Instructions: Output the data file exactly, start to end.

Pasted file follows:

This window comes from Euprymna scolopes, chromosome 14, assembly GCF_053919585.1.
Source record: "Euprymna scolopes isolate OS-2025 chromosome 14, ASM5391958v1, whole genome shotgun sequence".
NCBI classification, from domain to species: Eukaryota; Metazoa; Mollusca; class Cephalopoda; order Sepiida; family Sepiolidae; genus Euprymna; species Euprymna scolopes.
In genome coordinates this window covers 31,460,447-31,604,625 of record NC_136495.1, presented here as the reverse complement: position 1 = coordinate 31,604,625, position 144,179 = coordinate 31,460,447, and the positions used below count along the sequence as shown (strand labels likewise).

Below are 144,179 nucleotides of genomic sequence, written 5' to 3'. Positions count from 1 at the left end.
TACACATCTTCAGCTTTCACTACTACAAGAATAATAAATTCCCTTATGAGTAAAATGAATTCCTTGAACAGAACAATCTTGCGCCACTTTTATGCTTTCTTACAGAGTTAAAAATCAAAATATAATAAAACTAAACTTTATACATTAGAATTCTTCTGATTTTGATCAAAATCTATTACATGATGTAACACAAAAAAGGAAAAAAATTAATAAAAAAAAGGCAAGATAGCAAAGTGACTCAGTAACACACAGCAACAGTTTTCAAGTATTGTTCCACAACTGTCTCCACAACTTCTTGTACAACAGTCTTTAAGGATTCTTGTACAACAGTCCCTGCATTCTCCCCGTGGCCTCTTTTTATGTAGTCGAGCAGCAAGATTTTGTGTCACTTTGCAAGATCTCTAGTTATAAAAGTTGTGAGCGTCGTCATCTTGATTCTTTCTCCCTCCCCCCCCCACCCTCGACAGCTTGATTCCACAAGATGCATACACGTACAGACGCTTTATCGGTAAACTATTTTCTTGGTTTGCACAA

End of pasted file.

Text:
This window comes from Euprymna scolopes, chromosome 14, assembly GCF_053919585.1.
Source record: "Euprymna scolopes isolate OS-2025 chromosome 14, ASM5391958v1, whole genome shotgun sequence".
NCBI classification, from domain to species: Eukaryota; Metazoa; Mollusca; class Cephalopoda; order Sepiida; family Sepiolidae; genus Euprymna; species Euprymna scolopes.
In genome coordinates this window covers 31,460,447-31,604,625 of record NC_136495.1, presented here as the reverse complement: position 1 = coordinate 31,604,625, position 144,179 = coordinate 31,460,447, and the positions used below count along the sequence as shown (strand labels likewise).

Below are 144,179 nucleotides of genomic sequence, written 5' to 3'. Positions count from 1 at the left end.
TACACATCTTCAGCTTTCACTACTACAAGAATAATAAATTCCCTTATGAGTAAAATGAATTCCTTGAACAGAACAATCTTGCGCCACTTTTATGCTTTCTTACAGAGTTAAAAATCAAAATATAATAAAACTAAACTTTATACATTAGAATTCTTCTGATTTTGATCAAAATCTATTACATGATGTAACACAAAAAAGGAAAAAAATTAATAAAAAAAAGGCAAGATAGCAAAGTGACTCAGTAACACACAGCAACAGTTTTCAAGTATTGTTCCACAACTGTCTCCACAACTTCTTGTACAACAGTCTTTAAGGATTCTTGTACAACAGTCCCTGCATTCTCCCCGTGGCCTCTTTTTATGTAGTCGAGCAGCAAGATTTTGTGTCACTTTGCAAGATCTCTAGTTATAAAAGTTGTGAGCGTCGTCATCTTGATTCTTTCTCCCTCCCCCCCCCACCCTCGACAGCTTGATTCCACAAGATGCATACACGTACAGACGCTTTATCGGTAAACTATTTTCTTGGTTTGCACAA